February 13, 2009 § 1 Comment
These two videos are made by something called “Fatal Farm”. I have done absolutely no research into the origins or philosophies of this group–I don’t know anything about it. Is it a team or a single person? Are their goals commercial or provocative? I have no idea. I don’t particularly care to know. One side benefit of only having the Internet on a small, cramped laptop is that the idea of finding the answer is literally exhausting. Do I want to navigate through one thousand tabs, nursing my cramped hands and aching wrists? On a larger computer it’s likely that I would become sidetracked, spending hours coming to a very simple (and meaningless) answer. The Internet is a butterfly, and as we try to concentrate on a single point, we are distracted by the majesty and the grandeur of its unfolding and folding wings.
The videos here are very weird. As a result, without context, they are even more fascinating. What is being subverted? Why are these videos so effective? Is it simply that we are engaged, even revitalised, by the idea that we are allowed to physically play–in the Knight Rider video below, this is where this idea is most obvious–with communications that we have, for most of our lives, understood as holy and unchangeable? We receive the word of beings composed of thousands of people: we imbibe this word as if it came directly from God. Is our thrill in watching these videos (and their YouTube cousins, from “Fatal Farm” or not) akin to that experienced by Martin Luther, or even Richard Dawkins? Or is it something else? Perhaps the word that we receive from our television sets seems unnatural–corporations, for instance, cannot claim to have the same interest in our well-beings as God, or the gods–and our delight might come merely from the perceived justice of its subversion.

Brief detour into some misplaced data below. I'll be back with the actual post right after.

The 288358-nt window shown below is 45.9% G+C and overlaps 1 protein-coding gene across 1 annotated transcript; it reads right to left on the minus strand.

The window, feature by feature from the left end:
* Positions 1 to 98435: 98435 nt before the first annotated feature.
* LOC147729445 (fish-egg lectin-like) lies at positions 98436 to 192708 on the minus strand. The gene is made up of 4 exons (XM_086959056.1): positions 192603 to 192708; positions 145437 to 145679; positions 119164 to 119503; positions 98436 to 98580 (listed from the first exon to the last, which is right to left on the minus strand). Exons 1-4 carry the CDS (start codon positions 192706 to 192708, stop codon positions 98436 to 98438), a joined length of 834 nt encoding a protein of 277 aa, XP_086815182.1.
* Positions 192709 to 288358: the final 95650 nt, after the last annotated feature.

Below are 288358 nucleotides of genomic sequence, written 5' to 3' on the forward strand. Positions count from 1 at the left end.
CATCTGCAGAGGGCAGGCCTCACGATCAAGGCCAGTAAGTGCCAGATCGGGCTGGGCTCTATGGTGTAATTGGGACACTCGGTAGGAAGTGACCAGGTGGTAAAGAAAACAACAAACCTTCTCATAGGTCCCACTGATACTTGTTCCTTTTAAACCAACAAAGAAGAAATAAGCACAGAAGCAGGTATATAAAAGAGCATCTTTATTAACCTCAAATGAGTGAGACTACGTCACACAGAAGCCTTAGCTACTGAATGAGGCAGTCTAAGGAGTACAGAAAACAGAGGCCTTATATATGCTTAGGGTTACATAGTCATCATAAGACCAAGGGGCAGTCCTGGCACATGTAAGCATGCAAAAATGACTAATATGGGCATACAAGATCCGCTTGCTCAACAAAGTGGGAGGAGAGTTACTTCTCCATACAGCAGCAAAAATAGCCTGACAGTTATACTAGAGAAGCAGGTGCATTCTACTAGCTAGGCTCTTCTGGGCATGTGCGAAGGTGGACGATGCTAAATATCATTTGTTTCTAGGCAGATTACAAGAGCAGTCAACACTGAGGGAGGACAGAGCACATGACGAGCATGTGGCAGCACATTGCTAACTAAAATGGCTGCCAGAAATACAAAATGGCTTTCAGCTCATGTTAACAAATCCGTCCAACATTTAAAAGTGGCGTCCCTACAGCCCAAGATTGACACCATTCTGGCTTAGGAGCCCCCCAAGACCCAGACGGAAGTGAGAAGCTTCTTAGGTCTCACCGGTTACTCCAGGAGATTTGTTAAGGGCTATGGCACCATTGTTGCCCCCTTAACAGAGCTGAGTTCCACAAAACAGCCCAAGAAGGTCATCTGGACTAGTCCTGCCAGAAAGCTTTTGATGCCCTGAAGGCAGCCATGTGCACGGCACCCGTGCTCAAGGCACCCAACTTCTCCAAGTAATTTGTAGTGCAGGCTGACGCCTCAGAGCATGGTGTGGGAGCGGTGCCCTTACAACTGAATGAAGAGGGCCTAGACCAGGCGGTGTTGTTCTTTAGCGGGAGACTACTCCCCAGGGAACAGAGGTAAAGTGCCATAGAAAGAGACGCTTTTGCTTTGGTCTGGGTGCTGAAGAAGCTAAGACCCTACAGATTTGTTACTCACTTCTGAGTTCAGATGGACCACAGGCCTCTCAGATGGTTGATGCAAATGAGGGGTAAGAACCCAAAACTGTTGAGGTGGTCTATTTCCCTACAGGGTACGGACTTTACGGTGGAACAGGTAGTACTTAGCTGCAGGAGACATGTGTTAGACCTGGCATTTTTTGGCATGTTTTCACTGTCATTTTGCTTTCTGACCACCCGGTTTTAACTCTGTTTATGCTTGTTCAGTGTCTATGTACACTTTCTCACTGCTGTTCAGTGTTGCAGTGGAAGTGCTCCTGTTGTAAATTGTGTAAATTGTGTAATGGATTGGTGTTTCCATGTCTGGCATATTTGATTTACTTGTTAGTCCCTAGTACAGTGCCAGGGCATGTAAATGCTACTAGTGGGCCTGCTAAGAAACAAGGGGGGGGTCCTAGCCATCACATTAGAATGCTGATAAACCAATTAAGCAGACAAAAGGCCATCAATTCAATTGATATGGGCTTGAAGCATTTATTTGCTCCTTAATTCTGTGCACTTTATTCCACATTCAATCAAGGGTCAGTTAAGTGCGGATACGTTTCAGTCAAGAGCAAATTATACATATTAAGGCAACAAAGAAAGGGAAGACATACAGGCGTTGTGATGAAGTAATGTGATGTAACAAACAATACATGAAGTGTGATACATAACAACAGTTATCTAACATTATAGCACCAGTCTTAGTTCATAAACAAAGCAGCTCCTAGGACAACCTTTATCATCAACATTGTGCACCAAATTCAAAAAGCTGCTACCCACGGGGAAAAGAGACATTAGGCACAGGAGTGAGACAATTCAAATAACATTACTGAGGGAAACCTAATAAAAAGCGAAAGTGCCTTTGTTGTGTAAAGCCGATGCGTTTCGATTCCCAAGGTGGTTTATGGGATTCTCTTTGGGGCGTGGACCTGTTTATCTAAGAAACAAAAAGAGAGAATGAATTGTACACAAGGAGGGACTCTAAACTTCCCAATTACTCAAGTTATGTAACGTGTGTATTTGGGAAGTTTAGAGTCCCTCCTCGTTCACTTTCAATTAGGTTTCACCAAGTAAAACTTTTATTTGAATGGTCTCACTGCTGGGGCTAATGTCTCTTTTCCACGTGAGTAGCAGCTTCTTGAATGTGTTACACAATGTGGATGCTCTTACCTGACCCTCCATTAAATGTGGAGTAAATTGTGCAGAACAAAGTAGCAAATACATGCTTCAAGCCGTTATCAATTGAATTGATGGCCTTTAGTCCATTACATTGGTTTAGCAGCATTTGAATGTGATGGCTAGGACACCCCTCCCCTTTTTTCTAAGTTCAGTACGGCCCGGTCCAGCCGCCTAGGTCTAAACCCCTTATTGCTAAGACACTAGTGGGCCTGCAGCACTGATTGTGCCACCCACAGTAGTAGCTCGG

But it could be simpler than that. It could be that any kind of symbol that has become well-established in the human psyche–an apple, a braying donkey, a sink or a urinal–becomes that much more interesting, or even revealing, when we turn it on its head. How frightening, then, that these new symbols are inorganic and developed in bland meetings, later packaged and sold as if they are necessary; perhaps more frightening is that their use is controlled by corporations who can make a reasonable claim against the maker of these videos, against the makers of anyone who repackages their widgets, as if they, for broadcasting something, hold a greater share of it than us, who imbibe it and, in a way, become it. At any moment these videos could be removed from the internet, and the revelations contained within will become nothing more than black holes.